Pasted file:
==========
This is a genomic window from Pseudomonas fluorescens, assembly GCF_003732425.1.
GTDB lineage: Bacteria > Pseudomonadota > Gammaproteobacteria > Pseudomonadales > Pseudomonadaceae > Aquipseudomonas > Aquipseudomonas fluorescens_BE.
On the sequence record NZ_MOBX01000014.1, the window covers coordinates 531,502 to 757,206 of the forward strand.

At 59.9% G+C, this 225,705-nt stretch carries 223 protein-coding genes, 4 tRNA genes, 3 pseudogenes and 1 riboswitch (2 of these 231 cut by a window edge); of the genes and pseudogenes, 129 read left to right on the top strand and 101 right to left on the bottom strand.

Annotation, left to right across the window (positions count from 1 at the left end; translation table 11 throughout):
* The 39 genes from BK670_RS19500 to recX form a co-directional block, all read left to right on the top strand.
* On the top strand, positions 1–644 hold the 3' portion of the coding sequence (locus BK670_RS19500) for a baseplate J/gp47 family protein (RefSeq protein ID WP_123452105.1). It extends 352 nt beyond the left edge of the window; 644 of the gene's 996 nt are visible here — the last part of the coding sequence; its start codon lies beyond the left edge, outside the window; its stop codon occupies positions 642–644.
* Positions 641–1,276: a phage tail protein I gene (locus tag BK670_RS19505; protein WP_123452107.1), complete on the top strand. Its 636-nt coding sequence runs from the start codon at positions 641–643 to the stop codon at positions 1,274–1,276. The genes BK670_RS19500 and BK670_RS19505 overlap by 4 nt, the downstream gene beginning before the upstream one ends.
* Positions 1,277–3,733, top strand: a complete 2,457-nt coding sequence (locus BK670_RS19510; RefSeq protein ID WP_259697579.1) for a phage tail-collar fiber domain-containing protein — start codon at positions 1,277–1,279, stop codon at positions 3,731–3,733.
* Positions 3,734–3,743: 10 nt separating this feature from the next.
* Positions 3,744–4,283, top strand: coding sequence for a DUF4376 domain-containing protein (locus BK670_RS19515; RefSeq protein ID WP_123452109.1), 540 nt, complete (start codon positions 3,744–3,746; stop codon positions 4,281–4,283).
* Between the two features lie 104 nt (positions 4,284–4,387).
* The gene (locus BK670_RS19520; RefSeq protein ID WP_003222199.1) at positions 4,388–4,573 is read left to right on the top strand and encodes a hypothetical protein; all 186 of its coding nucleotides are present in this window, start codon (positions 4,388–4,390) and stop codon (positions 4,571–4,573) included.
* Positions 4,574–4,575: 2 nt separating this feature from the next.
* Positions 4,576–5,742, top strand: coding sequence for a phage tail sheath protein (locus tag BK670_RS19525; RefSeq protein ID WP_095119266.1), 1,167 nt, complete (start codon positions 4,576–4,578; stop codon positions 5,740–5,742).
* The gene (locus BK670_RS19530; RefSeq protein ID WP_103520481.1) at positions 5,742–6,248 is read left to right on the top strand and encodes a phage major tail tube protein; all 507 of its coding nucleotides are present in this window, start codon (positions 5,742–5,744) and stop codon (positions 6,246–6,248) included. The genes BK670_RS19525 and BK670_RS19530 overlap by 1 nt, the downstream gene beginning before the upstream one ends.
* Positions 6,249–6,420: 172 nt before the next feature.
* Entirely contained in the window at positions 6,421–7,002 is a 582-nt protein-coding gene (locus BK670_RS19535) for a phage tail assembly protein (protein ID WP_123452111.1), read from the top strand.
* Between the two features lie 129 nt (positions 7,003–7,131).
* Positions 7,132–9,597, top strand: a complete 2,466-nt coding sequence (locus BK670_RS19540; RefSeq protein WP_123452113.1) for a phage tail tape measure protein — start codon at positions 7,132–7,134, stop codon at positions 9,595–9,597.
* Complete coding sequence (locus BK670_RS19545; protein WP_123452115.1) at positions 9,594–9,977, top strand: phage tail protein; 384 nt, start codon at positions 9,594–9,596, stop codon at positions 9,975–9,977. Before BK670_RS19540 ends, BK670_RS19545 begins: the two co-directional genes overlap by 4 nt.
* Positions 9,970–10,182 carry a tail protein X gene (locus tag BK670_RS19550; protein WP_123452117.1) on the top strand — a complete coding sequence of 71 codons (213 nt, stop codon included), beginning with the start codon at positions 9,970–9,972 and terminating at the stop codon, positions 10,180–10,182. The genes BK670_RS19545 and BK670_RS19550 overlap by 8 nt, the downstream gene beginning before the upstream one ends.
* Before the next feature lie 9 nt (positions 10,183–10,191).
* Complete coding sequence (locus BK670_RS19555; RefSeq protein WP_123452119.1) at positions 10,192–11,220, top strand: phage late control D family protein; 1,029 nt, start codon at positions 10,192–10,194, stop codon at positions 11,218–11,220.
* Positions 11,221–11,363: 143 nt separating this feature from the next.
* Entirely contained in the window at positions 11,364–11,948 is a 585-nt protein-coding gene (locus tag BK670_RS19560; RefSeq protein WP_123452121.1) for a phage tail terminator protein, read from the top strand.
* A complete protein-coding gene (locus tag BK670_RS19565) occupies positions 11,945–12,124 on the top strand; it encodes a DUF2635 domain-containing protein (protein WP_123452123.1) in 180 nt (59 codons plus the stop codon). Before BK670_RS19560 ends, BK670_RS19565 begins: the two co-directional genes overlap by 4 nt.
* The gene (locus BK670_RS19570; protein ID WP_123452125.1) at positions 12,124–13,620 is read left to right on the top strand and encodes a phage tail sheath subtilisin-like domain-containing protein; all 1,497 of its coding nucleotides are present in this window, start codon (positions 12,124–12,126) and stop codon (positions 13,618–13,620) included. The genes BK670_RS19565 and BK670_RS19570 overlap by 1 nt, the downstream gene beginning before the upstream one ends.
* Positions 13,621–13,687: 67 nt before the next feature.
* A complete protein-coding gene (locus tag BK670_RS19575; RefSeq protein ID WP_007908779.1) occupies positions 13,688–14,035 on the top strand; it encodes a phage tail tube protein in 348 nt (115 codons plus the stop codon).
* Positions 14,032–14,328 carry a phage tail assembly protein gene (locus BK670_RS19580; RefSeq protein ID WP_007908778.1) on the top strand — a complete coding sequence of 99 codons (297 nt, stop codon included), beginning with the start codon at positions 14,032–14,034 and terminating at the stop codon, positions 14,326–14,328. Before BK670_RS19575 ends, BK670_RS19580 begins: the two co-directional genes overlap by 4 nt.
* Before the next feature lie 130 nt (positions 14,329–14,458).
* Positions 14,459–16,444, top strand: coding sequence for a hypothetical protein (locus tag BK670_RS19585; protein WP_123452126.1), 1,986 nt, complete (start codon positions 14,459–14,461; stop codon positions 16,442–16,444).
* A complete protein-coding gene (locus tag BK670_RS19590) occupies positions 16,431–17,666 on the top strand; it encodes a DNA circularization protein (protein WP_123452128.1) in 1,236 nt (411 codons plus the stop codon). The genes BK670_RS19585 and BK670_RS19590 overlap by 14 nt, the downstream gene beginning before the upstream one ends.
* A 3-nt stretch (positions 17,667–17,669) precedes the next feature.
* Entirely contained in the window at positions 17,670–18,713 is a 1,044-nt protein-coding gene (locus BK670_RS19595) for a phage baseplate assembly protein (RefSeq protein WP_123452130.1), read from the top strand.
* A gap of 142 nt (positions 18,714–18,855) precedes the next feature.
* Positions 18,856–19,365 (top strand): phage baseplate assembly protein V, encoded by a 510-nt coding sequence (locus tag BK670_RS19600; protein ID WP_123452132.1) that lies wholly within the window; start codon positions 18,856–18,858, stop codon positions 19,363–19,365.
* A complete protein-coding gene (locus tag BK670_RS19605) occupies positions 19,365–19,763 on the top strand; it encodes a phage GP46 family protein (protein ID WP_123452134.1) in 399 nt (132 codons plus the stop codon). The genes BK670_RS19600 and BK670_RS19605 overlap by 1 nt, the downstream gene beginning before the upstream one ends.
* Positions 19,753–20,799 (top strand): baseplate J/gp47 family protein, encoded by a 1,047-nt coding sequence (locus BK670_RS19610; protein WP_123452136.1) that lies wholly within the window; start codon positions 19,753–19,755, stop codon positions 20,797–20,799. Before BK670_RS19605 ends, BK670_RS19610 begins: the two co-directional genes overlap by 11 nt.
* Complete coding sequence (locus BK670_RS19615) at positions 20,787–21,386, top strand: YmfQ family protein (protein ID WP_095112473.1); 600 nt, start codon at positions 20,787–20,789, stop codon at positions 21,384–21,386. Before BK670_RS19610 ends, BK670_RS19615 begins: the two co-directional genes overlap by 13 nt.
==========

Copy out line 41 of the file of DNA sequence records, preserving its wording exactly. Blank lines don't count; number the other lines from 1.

* Complete coding sequence (locus BK670_RS19615) at positions 20,787–21,386, top strand: YmfQ family protein (protein ID WP_095112473.1); 600 nt, start codon at positions 20,787–20,789, stop codon at positions 21,384–21,386. Before BK670_RS19610 ends, BK670_RS19615 begins: the two co-directional genes overlap by 13 nt.